Since the launch of our third Council Spending Uncovered paper last week, which looked into the cost of the Local Government Pension Scheme, there has been a lot of media discussion of the issue - which is, of course, exactly what we hoped for. This is a crucial issue and the cost of the unreformed scheme is placing a severe burden on council budgets and taxpayers, so it is good that the true cost of the Scheme is being discussed.
Predictably there has also been some mud slinging from some usual suspects. Given that back in December we identified a £450 million local government publicity machine, it is no surprise that some people have been spinning earnestly. At least some of the taxpayers' money spent on PR men is being put to use...
So we thought this would be a good opportunity to answer the issues, questions and dubious claims that have been raised in the last few days.
It will come as no surprise to you that the main sources of these comments are the Local Government Association and the trade unions UNISON and the GMB. No vested interests in squeezing as much money out of the taxpayer as possible there, then.
First up is the GMB's statement. A somewhat old-school practice in spin doctoring is the smear, and the GMB's press office are obviously not people to pass up a good opportunity so they jumped straight in with it, describing us as
"The far-right Taxpayers Alliance..."
A classic example of the unfounded smear - and probably worth a lot of points in the Eye Spy Book of Spin. We can't say we expected the GMB to agree with us about making the pension settlement more equal, but trying to lump us in with the National Front is a bit below the belt even for them. Not content with that, they thought they'd try to undermine the facts of the report, too, claiming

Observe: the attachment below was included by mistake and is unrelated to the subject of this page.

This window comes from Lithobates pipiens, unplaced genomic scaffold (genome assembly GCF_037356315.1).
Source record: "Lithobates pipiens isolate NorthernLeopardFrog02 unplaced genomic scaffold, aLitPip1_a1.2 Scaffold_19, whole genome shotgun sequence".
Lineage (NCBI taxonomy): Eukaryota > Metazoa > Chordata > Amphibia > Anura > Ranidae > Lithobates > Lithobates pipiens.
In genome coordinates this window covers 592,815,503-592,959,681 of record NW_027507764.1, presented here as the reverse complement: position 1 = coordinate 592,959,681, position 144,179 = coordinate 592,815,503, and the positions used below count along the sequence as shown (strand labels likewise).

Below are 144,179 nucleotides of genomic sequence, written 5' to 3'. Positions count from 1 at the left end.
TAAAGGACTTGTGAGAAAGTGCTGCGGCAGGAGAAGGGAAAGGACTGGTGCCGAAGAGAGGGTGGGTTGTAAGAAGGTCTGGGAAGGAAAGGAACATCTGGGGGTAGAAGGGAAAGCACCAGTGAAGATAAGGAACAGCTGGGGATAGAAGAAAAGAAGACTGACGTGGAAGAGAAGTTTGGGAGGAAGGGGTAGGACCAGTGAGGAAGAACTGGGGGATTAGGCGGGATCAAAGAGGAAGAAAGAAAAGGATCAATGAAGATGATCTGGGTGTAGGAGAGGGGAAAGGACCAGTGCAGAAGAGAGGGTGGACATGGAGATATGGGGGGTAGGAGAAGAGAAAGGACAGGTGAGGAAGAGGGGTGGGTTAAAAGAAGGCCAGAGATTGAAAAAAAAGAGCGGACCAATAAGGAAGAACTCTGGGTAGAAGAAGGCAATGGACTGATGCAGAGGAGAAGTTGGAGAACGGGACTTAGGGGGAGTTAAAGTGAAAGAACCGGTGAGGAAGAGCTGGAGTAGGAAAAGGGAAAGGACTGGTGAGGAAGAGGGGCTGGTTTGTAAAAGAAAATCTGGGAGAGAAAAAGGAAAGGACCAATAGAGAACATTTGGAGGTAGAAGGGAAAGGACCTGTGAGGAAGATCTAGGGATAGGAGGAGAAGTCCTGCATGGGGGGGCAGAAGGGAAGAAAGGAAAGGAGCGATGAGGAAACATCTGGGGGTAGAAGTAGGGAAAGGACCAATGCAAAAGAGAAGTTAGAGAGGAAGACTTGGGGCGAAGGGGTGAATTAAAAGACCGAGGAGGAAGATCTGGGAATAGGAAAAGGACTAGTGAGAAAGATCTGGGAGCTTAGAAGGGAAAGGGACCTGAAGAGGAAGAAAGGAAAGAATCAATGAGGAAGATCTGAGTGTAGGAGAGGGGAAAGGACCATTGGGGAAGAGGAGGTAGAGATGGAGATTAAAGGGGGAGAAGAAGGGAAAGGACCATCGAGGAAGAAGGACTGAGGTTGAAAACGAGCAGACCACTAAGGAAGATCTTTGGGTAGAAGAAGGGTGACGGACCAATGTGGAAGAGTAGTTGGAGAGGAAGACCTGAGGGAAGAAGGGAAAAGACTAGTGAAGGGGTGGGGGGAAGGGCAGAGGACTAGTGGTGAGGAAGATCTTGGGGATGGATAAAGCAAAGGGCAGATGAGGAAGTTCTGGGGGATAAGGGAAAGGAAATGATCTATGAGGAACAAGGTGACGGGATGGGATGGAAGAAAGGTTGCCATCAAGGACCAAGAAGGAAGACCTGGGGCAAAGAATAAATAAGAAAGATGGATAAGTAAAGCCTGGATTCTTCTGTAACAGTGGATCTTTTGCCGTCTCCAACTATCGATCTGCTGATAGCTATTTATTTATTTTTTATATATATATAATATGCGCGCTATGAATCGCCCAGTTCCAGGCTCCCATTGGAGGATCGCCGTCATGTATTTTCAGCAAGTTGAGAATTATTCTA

Brian Strutton, GMB National Secretary, said “It’s a shame the Taxpayers Alliance didn’t do their homework. They ask for a reform of local government pensions oblivious to the fact that a new scheme starts in April 2008.
It's somewhat unfortunate that Mr Strutton doesn't seem to have actually read our report, or he would have read on Page 3 that:
On 1 April 2008, employee contributions will decrease to 5.5 per cent on earnings up to £12,000 and increase to 7.5 per cent on earnings above £12,000, while the early retirement age will increase to 55.
The point is that we are well aware that there is a change being made to the pension scheme in April, but it is not enough of a change. It is tinkering round the edges rather than real, fundamental reform of the system. The Unions should be well aware of this, as it is in fact the last tattered vestiges of the reform package they ripped to shreds with threats of strikes bringing the country to a standstill when the Government proposed them.
So let's move on to UNISON's comments. Describing the description of gold-plated pensions as a "myth" is rather deceptive - the kind of pensions enjoyed by Local Government staff are in fact so unsustainable and so generous that they are almost extinct in the private sector. The reason? They are simply too expensive to save for.
The Government Actuary's figures show that between 1995 and 2004, the proportion of public sector workers enrolled in final salary pension schemes has increased from 78 per cent to 88 per cent. At the same time the proportion of private sector workers has declined from 23 per cent to just 16 per cent.